What is it about Fieros that makes them so interesting, so collectible, so…addicting? I feel like the Pontiac Fiero is a truly unique vehicle. It’s uniqueness is what makes it so novel and so much fun. It is, after all, the only 2 seat, rear-mid engine sports coupe ever manufactured in the United States. Think about that for a moment. It’s almost unbelievable that the Fiero holds that distinction.
Combined with the fact that the Fiero is a blast to drive, it’s uniqueness draws people to it. It also has a kit-car feel to it that is supported by a small but dedicated aftermarket. It almost seems like the perfect “project car” because it’s so easy to modify and tinker with.
Finally, like almost any car (or person for that matter), it’s the flaws of the Pontiac Fiero that really give it character and personality. It’s fun to talk about the history of the car and how “they all catch on fire”. It makes it just a little more special that they are quirky and require persistent maintenance. Almost like the classic British autos, you have to really know a Fiero and be willing to work on it to keep one on the road.
All in all, the Fiero is a fun, quirky, special little sports car that has captured the interest of thousands of enthusiasts. Embrace the Pontiac Fiero for what it is, and it’s inherent personality will engage you and draw you in. Enjoy your Fiero and revel in it’s uniqueness, regardless of its character flaws.
Well, it’s been a long time, so I thought I would update the site. I actually forgot about it for a while ha ha. Anyway, The block ended up being cracked on the Fiero, so after all the work of the head gasket replacement, it still wouldn’t run. Out of frustration, I sold it soon after that.
A lot has happened since then, but it hasn’t diminished my Fiero addiction. I will soon be moving back to a house with a garage, and I’m already planning my next Fiero purchase. I will definitely keep the site updated as my passion for this oddball car continues…
I made lots of progress on Project Fiero today, and I’m almost ready to take the head out to take it to the machine shop. I wasn’t going to do this at first, but I figured it’s good insurance. I’ve got lots of good pics, and I’m looking forward to doing the complete write up on the head gasket replacement.
On a different note, I’m going back and forth a lot on what I want to do with the car. I’ve now decided against the GT body parts, but I still want to paint it silver. I may not go with the “all Pontiac” theme either, but we’ll see. Once I get the car running and driving, new wheels will be one of my first purchases. Wheels really set the tone for the project, so a lot will depend on that. Here are the type of wheels I’m leaning toward at the moment. I think I like the DR8 the best.
I wasn’t feeling to well last night, and I didn’t sleep much. The outcome of my sleepless night was positive, though – a direction for my Project Fiero. Several different factors contributed to my newfound insight on what I want the car to be:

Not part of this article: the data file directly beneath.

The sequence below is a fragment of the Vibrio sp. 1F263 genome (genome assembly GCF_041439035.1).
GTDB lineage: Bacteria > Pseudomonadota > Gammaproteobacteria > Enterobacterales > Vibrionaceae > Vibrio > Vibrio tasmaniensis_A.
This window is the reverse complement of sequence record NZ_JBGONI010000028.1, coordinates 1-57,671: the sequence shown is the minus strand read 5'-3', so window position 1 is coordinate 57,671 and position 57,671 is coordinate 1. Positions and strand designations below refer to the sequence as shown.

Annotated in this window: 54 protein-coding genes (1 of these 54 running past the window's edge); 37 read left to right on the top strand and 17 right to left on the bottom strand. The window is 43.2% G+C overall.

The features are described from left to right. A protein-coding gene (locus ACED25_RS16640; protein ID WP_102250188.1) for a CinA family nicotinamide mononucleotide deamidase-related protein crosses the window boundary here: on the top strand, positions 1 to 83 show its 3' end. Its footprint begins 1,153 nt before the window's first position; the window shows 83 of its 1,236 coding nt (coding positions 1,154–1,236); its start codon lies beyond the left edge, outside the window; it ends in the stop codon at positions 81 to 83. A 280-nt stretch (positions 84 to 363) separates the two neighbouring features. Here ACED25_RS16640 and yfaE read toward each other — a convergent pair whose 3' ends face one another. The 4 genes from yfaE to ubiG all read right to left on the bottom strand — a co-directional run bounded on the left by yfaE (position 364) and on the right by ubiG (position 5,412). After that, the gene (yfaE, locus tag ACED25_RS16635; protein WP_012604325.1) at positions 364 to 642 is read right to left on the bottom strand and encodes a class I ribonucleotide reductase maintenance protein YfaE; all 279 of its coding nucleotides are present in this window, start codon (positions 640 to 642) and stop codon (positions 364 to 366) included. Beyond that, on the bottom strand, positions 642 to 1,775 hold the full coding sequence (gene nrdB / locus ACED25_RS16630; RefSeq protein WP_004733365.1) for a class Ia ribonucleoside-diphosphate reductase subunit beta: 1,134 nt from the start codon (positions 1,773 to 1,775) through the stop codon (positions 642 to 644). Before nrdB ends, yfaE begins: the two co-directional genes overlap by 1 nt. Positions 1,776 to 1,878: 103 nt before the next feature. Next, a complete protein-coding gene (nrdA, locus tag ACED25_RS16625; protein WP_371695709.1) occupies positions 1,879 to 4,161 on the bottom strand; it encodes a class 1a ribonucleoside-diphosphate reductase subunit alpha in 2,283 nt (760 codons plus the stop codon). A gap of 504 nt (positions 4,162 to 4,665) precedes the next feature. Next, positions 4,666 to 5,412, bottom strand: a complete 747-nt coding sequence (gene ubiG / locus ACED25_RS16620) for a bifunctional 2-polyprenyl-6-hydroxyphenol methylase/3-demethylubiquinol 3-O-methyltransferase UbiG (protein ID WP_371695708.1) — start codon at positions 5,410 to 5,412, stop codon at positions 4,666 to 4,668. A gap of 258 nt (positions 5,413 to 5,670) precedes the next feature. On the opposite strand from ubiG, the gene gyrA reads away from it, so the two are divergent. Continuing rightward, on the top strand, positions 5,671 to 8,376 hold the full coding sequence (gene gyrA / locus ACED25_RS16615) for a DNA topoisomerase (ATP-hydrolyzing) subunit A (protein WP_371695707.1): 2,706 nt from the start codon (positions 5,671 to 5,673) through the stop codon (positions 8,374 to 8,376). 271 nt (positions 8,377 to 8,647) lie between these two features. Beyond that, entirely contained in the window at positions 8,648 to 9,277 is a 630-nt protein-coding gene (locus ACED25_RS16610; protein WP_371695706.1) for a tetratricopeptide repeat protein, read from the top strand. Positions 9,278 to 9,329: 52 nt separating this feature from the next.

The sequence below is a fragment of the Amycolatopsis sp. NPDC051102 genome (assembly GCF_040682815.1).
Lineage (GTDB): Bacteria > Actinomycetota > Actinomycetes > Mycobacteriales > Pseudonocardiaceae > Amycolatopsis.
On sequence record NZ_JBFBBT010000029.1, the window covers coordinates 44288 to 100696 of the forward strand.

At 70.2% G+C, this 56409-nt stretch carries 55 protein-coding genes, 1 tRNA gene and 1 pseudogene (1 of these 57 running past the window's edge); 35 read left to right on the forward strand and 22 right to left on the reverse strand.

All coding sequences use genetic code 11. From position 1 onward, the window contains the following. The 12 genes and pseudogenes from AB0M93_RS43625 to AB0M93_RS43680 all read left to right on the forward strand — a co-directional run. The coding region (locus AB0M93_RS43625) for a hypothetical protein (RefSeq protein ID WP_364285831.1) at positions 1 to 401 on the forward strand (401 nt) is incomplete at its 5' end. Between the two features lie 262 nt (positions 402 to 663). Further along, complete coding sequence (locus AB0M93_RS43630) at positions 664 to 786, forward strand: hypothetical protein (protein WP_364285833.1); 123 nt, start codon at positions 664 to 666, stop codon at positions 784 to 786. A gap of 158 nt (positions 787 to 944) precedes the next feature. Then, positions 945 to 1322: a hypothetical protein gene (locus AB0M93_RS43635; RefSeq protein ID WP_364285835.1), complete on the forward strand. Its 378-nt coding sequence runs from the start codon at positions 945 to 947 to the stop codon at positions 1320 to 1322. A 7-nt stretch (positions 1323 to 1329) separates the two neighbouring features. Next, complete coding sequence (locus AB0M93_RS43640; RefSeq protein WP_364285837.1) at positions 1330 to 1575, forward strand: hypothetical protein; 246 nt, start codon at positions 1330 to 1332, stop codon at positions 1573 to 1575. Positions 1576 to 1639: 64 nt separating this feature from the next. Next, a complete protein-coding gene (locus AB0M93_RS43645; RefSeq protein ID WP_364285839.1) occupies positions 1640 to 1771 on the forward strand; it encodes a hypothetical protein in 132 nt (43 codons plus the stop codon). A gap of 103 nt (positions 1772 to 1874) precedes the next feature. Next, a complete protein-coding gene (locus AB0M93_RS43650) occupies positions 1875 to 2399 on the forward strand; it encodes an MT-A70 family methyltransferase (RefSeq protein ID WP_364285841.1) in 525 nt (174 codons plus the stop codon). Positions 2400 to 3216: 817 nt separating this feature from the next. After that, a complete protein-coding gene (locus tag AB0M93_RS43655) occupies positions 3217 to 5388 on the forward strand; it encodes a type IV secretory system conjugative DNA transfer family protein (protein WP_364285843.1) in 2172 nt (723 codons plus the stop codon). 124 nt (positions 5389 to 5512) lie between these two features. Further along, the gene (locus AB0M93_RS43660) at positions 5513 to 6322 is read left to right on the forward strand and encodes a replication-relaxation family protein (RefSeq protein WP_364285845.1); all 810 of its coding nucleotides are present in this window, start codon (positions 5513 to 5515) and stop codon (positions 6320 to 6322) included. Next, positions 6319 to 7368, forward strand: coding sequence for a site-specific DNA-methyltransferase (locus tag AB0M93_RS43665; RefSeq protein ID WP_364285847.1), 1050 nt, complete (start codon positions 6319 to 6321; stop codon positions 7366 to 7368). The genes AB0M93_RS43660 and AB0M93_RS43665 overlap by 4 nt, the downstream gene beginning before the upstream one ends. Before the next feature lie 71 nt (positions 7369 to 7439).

- The demise of Pontiac this year
- The fact that the Fiero was the most innovative car produced by Pontiac
- Pontiac has always been my “favorite” car brand
Put these things together, and you get a very “Pontiac” feel, dont you? Therefore, I decided to keep the theme all Pontiac. Everything on the car will either be manufactured by Pontiac, or Pontiac “inspired”. Grand Am wheels, for example, rather than aftermarket ones. An upgraded interior from a Pontiac Firebird is another possibility. I would also like to play with the emblams a little, but I plan on keeping it tasteful. Overall, I still need to keep this project inexpensive and within my capabilities, so there won’t be anything too crazy.
I also determined that despite what I said elsewhere on this site, my favorite Fiero was my 1985 GT – a notchback with GT fascia and ground effects. That’s what I’m going to replicate with Project Fiero, so there will be a little more work than I originaly planned. I think it will be worth it. Here are a few pics of the 85 GT:
I didn’t have a lot of time today, but I was able to start on the dissasembly of the top of the engine. The engine looks very clean overall, and not abused or neglected. There were signs of a minor oil leak, but nothing that concerns me.
The first thing I did was drain the oil to see how it looked. It definitely had that chocolate-milky look indicative of a blown head gasket. Oh, well – the previous owner told me about that, so no surprises.
I really didn’t get to far into the tear-down, but I’m taking pictures as I go, and I’m planning on doing a step-by-step how to regarding the head gasket replacement. Hopefully, it will be a good resource for other Fiero enthusiasts in the future.
I’m really ready to get this car going. Due to the holidays and other commitments, I haven’t been able to turn a wrench on it yet! I’m ready to work on the car, get it running, and drive it! Already my hotrod instincts have kicked in, and I’m starting to consider modifying things that I had planned on keeping stock. 17 inch wheels would handle better and fit larger brakes, after all. And if I love the Firebird interior so much, why not? Hmm…I’m not sure where this project will take me, but one thing is for sure – I’m ready to get started! It won’t be long now….
I was able to get the car registered today, which is fantastic. Getting the car in my name is my first priority before investing time or money in a project. One reason why this is significant is because I had a Fiero a few years ago (which also had a blown head gasket), and after spending hours of my time working on the car, I realized I couldn’t get the title.
So, in any case, the first step has been taken. I’m looking forward to completing the mechanical repairs very soon to get this car back on the road!